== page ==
Does anyone have an implementation for AnglePath (see AnglePath Documentation and example usage) in Mathematica 10.0?

  • 2
    $\begingroup$ The classical procedure involved the elegant use of FoldList[]. $\endgroup$
    – J. M.'s torpor
    Jun 4 '15 at 6:16
  • $\begingroup$ Can you point me in the direction of where I can read about the "classical procedure"? I'm not familiar with it. $\endgroup$
    – pre-kidney
    Jun 4 '15 at 6:17
  • $\begingroup$ To start you off: myAnglePath[list_?MatrixQ] := Composition[Through, {Re, Im}] /@ FoldList[Plus, 0, #1 Exp[I #2] & @@@ list] corresponds to the second usage in the function listing you have. For the fourth usage, replace 0 with x + I y $\endgroup$
    – J. M.'s torpor
    Jun 4 '15 at 6:31
  • $\begingroup$ Maybe Make a series of points curl ? $\endgroup$
    – SquareOne
    Jun 4 '15 at 7:24

For the first usage, with an input list t of angles, I used:

anglePath[t_?VectorQ] := 
   With[{a = Accumulate[t]}, 
        Join[{{0., 0.}}, Accumulate[Transpose[{Cos[a], Sin[a]}]]]]

For the second usage, with an input matrix of {r,t} pairs, I used:

anglePath[t_?MatrixQ] :=
   With[{a = Accumulate[t[[All, 2]]]}, 
        Join[{{0., 0.}},
             Accumulate[t[[All, 1]]*Transpose[{Cos[a], Sin[a]}]]]

Borrowing from the blog post:

   MapIndexed[{ColorData["SandyTerrain", First[#2]/110], Line[#]} &,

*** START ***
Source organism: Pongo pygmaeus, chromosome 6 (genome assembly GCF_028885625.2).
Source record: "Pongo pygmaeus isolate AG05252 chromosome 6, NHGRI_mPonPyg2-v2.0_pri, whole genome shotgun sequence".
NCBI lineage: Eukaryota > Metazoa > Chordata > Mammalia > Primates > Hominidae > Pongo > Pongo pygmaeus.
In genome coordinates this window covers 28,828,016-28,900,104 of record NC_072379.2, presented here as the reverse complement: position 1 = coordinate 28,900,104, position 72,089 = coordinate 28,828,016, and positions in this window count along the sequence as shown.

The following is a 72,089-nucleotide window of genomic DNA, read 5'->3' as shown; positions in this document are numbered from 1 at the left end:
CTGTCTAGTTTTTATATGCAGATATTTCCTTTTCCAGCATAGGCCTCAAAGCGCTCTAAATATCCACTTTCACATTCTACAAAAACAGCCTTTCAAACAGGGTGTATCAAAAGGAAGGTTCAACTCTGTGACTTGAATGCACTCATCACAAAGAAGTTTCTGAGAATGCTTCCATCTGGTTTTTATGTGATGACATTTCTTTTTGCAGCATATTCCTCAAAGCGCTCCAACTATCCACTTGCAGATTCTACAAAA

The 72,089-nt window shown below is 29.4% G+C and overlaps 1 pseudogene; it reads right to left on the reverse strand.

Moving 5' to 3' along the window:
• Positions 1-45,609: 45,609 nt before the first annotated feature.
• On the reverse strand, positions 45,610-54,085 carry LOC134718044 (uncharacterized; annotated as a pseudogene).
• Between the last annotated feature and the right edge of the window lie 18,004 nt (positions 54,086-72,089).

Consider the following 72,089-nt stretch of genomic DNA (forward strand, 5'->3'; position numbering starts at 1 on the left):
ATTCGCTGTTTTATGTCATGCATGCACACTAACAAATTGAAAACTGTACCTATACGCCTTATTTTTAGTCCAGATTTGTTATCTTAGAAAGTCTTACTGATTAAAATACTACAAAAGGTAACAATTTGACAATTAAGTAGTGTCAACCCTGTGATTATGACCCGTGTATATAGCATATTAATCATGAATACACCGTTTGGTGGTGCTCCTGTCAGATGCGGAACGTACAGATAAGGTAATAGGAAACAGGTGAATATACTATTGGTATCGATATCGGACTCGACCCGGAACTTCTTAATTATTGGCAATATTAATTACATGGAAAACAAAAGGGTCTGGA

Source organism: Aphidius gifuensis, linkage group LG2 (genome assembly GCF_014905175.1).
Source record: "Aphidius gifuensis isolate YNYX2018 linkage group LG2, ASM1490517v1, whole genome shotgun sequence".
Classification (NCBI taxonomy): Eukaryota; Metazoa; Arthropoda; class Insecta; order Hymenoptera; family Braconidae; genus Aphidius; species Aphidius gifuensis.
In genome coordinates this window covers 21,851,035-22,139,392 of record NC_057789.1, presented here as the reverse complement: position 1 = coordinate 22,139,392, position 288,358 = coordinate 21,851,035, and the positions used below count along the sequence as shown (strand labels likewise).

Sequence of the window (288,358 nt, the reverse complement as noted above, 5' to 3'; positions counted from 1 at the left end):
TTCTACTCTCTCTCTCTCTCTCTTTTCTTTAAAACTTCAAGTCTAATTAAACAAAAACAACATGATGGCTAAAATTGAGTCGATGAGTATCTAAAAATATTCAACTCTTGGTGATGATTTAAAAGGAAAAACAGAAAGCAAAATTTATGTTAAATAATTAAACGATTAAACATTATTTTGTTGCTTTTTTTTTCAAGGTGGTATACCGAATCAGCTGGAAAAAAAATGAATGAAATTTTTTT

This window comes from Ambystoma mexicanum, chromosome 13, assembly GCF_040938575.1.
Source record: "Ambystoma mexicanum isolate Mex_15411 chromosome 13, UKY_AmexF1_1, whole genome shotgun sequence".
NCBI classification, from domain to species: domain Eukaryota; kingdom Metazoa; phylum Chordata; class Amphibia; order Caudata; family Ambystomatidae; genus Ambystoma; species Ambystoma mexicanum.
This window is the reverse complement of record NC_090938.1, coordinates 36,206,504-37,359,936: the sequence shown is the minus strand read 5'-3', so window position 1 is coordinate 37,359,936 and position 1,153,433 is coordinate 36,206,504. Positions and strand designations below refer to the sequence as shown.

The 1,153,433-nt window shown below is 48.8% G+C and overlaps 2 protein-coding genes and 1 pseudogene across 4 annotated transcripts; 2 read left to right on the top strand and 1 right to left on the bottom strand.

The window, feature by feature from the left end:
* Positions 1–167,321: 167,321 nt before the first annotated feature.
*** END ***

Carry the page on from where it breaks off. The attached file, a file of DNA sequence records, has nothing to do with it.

2, 1]]},
   Background -> Black]

angle path graphic


I managed to figure out how to re-implement AnglePath[], since I needed to do something turtle-related for a friend, and I still do not have access to a computer with version 10.

First, the special cases:

anglePath[steps_] := anglePath[{{0, 0}, 0}, steps]
anglePath[p_?VectorQ, steps_] := anglePath[{p, 0}, steps]
anglePath[alpha0_, steps_] := anglePath[{{0, 0}, alpha0}, steps]
anglePath[{p_?VectorQ, v_?VectorQ}, steps_] :=
          anglePath[{p, Arg[#1 + I #2] & @@ v}, steps]
anglePath[palpha_, steps_?VectorQ] := 
          anglePath[palpha, Transpose[PadLeft[{steps}, {2, Automatic}, 1]]]

I chose to implement the general form through the use of a compiled function; thus, the general case is merely a wrapper for the compiled function apc:

anglePath[{v_?VectorQ, alpha0_}, steps_?MatrixQ] := apc[v, alpha0, steps]

Here's the compiled function that does all the magic:

apc = Compile[{{v0, _Real, 1}, {alpha0, _Real}, {steps, _Real, 2}},
              Module[{alpha = alpha0, z = v0[[1]] + I v0[[2]], pb, r, theta},
                     pb = Internal`Bag[{z}];
                     Scan[({r, theta} = #; Internal`StuffBag[pb,
                           z += r Exp[I (alpha += theta)]]) &, steps];
                     {Re[#], Im[#]} & /@ Internal`BagPart[pb, All]],
              RuntimeOptions -> "Speed"];

In my opinion, the use of the complex number formulation is both mathematically and programmatically elegant. (An opinion I've held ever since reading Zwikker's book.) I did mention the possibility of using Fold[] instead; I'll leave the writing of that version of apc as an exercise for the interested reader.

Here are two examples. The first one is the generation of the so-called "dragon curve":

Graphics[Line[anglePath[KroneckerSymbol[-1, Range[2048]] π/2]]]

dragon curve

(There is an equivalent example in the docs.)

The second example is the use of anglePath[] to generate the spiral of Theodorus:

Graphics[{FaceForm[None], EdgeForm[Black], Polygon[PadRight[#, {3, 2}]] & /@ 
          Partition[anglePath[{{1, 0}, π/2},
                              Prepend[ArcCot[Sqrt[Range[15]]], 0]], 2, 1]}]

spiral of Theodorus, first try


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